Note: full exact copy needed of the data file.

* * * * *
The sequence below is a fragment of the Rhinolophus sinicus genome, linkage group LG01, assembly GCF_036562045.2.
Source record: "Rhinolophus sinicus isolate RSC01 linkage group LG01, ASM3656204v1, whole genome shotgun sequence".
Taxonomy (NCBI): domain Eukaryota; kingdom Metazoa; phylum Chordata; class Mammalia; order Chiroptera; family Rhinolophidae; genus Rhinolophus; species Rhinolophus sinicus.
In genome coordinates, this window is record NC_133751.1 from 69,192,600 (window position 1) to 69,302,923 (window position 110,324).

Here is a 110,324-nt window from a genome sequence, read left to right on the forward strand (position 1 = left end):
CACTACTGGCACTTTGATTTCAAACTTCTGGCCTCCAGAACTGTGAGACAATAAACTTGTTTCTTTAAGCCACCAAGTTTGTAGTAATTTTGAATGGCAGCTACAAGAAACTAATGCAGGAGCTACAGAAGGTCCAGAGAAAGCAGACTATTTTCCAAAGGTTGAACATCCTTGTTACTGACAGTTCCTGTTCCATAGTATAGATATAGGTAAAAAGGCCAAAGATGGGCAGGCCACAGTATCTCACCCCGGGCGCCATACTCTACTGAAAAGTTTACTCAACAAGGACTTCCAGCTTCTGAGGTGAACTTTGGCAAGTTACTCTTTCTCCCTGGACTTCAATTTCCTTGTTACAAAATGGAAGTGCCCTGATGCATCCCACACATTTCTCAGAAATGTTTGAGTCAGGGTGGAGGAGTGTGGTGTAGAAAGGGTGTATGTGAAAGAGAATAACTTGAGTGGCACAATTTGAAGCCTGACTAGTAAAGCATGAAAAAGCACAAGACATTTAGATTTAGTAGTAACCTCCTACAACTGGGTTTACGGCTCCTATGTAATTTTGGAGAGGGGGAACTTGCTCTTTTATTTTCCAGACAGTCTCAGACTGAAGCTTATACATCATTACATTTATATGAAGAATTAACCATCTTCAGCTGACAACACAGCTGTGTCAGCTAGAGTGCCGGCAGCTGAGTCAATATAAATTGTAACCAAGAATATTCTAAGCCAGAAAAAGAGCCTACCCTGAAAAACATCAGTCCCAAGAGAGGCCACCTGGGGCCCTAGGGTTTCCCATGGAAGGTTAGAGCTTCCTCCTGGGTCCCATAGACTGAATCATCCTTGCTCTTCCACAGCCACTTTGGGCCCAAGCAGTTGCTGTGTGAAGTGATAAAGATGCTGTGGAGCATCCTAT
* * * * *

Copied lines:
The sequence below is a fragment of the Rhinolophus sinicus genome, linkage group LG01, assembly GCF_036562045.2.
Source record: "Rhinolophus sinicus isolate RSC01 linkage group LG01, ASM3656204v1, whole genome shotgun sequence".
Taxonomy (NCBI): domain Eukaryota; kingdom Metazoa; phylum Chordata; class Mammalia; order Chiroptera; family Rhinolophidae; genus Rhinolophus; species Rhinolophus sinicus.
In genome coordinates, this window is record NC_133751.1 from 69,192,600 (window position 1) to 69,302,923 (window position 110,324).

Here is a 110,324-nt window from a genome sequence, read left to right on the forward strand (position 1 = left end):
CACTACTGGCACTTTGATTTCAAACTTCTGGCCTCCAGAACTGTGAGACAATAAACTTGTTTCTTTAAGCCACCAAGTTTGTAGTAATTTTGAATGGCAGCTACAAGAAACTAATGCAGGAGCTACAGAAGGTCCAGAGAAAGCAGACTATTTTCCAAAGGTTGAACATCCTTGTTACTGACAGTTCCTGTTCCATAGTATAGATATAGGTAAAAAGGCCAAAGATGGGCAGGCCACAGTATCTCACCCCGGGCGCCATACTCTACTGAAAAGTTTACTCAACAAGGACTTCCAGCTTCTGAGGTGAACTTTGGCAAGTTACTCTTTCTCCCTGGACTTCAATTTCCTTGTTACAAAATGGAAGTGCCCTGATGCATCCCACACATTTCTCAGAAATGTTTGAGTCAGGGTGGAGGAGTGTGGTGTAGAAAGGGTGTATGTGAAAGAGAATAACTTGAGTGGCACAATTTGAAGCCTGACTAGTAAAGCATGAAAAAGCACAAGACATTTAGATTTAGTAGTAACCTCCTACAACTGGGTTTACGGCTCCTATGTAATTTTGGAGAGGGGGAACTTGCTCTTTTATTTTCCAGACAGTCTCAGACTGAAGCTTATACATCATTACATTTATATGAAGAATTAACCATCTTCAGCTGACAACACAGCTGTGTCAGCTAGAGTGCCGGCAGCTGAGTCAATATAAATTGTAACCAAGAATATTCTAAGCCAGAAAAAGAGCCTACCCTGAAAAACATCAGTCCCAAGAGAGGCCACCTGGGGCCCTAGGGTTTCCCATGGAAGGTTAGAGCTTCCTCCTGGGTCCCATAGACTGAATCATCCTTGCTCTTCCACAGCCACTTTGGGCCCAAGCAGTTGCTGTGTGAAGTGATAAAGATGCTGTGGAGCATCCTAT